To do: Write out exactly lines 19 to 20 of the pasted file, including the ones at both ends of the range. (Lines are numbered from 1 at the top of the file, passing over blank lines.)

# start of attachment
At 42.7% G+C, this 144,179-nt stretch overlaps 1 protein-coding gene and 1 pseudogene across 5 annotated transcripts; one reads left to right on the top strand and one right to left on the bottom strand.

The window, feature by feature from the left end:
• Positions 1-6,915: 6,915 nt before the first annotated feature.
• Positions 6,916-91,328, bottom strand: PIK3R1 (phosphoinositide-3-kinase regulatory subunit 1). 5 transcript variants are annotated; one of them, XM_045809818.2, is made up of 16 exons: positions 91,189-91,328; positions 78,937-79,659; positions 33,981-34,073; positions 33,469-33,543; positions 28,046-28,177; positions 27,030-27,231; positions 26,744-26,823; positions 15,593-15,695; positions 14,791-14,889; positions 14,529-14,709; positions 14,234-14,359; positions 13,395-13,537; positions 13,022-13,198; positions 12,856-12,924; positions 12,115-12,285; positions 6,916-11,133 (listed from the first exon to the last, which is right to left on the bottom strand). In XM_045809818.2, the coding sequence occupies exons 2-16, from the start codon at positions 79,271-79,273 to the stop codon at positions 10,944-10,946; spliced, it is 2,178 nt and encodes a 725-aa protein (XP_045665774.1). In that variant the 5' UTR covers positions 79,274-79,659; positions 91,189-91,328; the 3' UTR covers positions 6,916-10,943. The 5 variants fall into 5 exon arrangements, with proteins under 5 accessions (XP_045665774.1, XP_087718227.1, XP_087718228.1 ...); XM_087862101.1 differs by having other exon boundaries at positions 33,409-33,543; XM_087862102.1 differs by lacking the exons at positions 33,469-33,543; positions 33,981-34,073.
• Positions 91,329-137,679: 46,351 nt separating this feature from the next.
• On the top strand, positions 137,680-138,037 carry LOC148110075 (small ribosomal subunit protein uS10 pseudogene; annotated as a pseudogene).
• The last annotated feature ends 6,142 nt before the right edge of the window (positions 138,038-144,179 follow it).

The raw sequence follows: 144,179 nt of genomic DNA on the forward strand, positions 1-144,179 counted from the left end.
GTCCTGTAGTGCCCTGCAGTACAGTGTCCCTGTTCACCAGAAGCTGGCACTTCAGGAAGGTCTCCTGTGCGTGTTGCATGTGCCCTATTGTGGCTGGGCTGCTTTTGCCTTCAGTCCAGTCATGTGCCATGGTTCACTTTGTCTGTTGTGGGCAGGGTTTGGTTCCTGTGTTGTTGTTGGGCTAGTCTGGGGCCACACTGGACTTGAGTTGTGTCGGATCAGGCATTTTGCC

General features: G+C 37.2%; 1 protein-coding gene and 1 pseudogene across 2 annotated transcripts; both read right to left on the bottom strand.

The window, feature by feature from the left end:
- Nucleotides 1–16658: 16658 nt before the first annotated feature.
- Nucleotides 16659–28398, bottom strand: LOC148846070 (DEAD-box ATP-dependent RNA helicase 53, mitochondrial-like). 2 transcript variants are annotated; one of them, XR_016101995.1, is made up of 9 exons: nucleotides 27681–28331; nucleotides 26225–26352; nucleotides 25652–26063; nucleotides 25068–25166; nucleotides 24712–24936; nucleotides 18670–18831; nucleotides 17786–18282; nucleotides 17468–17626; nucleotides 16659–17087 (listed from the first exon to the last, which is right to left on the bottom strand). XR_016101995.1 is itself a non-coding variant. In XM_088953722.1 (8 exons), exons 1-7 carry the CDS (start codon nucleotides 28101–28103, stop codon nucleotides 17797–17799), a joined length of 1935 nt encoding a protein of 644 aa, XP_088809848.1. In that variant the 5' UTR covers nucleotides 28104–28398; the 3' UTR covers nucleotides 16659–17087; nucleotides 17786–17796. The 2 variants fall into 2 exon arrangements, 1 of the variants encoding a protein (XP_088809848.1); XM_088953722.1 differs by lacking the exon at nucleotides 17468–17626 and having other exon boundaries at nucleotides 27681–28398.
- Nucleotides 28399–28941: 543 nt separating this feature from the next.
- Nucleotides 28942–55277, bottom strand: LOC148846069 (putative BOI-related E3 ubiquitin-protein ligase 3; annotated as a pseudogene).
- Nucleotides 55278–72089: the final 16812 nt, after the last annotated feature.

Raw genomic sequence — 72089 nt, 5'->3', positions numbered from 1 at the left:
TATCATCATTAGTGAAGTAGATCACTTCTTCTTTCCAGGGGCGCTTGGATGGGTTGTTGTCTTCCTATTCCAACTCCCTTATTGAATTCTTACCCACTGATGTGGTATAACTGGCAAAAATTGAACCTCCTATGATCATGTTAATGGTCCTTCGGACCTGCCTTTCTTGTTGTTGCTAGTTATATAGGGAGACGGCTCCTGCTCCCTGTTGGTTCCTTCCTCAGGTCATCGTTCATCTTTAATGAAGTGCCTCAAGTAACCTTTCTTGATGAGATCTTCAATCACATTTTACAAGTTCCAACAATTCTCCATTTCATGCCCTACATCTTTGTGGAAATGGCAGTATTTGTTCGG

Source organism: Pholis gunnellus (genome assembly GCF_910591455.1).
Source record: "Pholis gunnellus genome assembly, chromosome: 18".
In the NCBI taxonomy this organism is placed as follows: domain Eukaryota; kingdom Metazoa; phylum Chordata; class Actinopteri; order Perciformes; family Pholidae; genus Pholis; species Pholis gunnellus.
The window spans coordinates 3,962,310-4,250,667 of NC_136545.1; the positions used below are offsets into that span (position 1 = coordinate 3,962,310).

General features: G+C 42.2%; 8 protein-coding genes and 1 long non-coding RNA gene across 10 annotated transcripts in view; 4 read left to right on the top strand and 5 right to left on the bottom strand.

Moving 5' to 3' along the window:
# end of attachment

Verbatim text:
Source organism: Pholis gunnellus (genome assembly GCF_910591455.1).
Source record: "Pholis gunnellus genome assembly, chromosome: 18".